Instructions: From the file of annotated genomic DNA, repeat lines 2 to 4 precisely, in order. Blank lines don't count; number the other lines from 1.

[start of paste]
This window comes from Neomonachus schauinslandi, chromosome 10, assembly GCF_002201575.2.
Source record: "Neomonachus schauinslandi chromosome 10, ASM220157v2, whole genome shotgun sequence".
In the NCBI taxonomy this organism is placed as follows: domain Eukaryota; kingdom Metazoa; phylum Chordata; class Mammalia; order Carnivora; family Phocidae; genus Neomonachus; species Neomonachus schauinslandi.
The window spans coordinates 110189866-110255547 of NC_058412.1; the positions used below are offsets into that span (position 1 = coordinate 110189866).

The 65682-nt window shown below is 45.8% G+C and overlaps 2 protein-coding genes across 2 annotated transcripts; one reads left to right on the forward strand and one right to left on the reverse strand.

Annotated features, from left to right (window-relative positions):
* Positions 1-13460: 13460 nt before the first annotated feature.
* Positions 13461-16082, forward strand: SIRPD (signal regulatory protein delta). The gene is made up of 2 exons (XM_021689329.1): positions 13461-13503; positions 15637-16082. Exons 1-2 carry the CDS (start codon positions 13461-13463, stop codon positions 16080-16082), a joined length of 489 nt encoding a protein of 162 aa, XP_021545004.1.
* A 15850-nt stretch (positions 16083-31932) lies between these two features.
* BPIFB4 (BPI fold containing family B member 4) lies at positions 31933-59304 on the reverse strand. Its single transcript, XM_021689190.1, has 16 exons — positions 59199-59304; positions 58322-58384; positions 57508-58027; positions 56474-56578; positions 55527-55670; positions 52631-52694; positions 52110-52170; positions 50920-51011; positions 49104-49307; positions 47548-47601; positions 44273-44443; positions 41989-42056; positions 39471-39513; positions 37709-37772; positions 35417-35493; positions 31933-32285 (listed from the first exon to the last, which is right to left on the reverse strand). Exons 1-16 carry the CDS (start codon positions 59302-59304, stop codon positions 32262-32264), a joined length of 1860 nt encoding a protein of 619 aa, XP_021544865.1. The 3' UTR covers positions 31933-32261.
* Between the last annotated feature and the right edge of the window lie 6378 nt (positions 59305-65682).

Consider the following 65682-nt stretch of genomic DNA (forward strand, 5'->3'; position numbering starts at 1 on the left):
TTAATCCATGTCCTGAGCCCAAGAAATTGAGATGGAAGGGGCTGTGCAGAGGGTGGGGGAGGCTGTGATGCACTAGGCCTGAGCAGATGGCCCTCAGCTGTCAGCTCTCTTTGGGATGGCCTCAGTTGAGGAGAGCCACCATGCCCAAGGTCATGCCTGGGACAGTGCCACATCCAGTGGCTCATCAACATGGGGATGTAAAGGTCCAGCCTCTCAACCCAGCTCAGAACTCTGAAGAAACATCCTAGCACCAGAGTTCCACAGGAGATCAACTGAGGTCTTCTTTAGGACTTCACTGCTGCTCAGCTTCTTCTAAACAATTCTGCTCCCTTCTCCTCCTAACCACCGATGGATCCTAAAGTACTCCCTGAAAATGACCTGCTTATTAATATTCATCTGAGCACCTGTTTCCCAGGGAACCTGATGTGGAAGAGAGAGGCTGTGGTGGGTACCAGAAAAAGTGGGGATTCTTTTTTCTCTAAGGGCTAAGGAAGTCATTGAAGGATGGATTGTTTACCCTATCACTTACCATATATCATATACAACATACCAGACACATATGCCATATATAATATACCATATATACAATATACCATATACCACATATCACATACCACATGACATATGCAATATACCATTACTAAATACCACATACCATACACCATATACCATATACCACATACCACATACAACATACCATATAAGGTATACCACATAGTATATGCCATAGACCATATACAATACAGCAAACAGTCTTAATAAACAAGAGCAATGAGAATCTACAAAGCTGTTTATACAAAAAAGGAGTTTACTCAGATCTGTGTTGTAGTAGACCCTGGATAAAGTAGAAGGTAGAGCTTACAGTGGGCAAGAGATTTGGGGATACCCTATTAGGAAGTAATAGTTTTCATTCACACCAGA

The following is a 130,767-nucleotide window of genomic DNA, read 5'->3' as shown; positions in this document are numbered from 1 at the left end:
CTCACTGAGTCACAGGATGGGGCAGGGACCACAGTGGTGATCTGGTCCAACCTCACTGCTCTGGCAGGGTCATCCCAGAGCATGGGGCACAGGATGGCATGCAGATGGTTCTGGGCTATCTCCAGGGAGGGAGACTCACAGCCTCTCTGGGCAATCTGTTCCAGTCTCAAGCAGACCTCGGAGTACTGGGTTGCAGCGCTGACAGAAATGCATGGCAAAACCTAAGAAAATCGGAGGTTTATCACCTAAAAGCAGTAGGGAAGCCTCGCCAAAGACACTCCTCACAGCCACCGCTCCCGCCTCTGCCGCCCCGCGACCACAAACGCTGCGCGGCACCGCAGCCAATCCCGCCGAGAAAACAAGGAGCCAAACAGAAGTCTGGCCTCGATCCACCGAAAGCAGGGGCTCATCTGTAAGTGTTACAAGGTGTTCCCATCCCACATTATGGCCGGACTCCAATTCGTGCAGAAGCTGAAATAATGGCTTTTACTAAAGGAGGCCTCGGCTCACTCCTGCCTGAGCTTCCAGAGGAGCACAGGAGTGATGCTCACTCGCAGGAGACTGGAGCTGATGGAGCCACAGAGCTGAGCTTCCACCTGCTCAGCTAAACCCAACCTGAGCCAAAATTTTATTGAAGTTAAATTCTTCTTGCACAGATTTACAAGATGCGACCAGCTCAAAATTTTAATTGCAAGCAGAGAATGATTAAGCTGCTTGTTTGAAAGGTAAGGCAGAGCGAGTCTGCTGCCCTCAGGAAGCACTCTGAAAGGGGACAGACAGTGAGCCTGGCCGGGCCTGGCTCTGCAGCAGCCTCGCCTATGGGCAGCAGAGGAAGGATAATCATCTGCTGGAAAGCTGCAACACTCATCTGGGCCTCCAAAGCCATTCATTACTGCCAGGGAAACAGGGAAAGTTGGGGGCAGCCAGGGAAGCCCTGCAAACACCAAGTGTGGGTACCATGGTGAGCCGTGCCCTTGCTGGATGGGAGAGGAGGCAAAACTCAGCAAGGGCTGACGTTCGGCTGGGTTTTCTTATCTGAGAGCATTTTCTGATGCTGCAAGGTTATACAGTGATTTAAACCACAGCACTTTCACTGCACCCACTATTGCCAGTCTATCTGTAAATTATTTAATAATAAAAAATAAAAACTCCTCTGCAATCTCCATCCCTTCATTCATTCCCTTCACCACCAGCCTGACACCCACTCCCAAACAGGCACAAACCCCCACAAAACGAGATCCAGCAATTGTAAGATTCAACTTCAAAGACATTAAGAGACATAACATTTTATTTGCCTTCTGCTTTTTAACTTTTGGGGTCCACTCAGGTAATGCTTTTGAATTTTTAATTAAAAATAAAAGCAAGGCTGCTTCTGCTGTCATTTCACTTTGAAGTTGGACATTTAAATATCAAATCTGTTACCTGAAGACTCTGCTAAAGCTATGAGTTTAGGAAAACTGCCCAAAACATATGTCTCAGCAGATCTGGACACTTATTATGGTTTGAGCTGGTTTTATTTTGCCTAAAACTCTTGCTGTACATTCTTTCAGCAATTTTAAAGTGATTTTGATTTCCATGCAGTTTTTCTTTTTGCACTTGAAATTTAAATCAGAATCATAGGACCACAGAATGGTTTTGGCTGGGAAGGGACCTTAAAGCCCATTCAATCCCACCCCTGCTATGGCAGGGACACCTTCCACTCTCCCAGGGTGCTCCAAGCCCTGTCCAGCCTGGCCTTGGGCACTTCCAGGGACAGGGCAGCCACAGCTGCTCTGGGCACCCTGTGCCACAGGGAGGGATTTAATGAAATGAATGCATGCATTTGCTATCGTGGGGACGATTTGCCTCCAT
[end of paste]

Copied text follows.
Source record: "Neomonachus schauinslandi chromosome 10, ASM220157v2, whole genome shotgun sequence".
In the NCBI taxonomy this organism is placed as follows: domain Eukaryota; kingdom Metazoa; phylum Chordata; class Mammalia; order Carnivora; family Phocidae; genus Neomonachus; species Neomonachus schauinslandi.
The window spans coordinates 110189866-110255547 of NC_058412.1; the positions used below are offsets into that span (position 1 = coordinate 110189866).